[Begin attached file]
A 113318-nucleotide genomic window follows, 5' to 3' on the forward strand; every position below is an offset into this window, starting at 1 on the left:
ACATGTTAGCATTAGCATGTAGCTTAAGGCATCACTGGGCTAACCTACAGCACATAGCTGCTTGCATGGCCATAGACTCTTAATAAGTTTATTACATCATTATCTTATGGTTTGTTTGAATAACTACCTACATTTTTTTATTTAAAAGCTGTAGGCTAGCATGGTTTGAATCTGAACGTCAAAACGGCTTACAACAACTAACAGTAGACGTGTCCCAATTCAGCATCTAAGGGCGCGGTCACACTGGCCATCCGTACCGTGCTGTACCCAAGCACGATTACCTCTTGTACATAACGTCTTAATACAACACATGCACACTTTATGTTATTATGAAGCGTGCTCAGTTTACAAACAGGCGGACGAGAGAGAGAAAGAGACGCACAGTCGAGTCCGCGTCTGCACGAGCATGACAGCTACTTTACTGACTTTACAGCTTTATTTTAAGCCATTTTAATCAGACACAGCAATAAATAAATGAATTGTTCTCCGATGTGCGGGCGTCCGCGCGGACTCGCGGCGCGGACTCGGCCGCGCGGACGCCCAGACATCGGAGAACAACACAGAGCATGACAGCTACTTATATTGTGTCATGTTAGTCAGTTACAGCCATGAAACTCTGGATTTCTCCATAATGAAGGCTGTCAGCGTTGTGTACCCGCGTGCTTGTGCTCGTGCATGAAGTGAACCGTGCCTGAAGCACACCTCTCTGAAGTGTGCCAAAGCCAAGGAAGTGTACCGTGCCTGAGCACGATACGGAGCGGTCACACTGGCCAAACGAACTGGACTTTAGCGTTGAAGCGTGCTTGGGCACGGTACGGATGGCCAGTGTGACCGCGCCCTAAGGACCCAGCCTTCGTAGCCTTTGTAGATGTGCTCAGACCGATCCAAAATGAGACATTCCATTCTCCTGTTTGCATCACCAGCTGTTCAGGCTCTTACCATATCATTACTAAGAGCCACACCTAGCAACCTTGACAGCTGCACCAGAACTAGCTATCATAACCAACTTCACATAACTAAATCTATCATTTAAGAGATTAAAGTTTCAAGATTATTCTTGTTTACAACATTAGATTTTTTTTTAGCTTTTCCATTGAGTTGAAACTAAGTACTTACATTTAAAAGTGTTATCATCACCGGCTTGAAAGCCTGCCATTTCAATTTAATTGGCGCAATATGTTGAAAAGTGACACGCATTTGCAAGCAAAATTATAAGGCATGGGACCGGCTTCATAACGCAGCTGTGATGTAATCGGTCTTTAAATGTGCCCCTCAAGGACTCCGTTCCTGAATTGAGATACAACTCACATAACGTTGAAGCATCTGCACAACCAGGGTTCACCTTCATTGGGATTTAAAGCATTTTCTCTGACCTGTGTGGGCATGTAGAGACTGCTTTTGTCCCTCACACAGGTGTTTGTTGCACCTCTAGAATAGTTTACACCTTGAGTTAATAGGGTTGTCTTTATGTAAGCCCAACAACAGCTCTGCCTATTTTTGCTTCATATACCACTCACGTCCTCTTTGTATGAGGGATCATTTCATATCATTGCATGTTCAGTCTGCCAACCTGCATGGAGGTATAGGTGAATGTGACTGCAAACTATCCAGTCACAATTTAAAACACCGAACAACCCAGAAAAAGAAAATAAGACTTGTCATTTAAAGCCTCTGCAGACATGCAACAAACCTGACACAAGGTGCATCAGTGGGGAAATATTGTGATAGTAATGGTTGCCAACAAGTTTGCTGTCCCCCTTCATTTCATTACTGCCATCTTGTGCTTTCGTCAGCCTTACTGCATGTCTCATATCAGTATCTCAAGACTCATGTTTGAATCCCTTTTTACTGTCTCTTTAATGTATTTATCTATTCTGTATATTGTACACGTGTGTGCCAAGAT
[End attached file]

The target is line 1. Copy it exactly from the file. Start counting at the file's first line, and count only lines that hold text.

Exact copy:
A 113318-nucleotide genomic window follows, 5' to 3' on the forward strand; every position below is an offset into this window, starting at 1 on the left: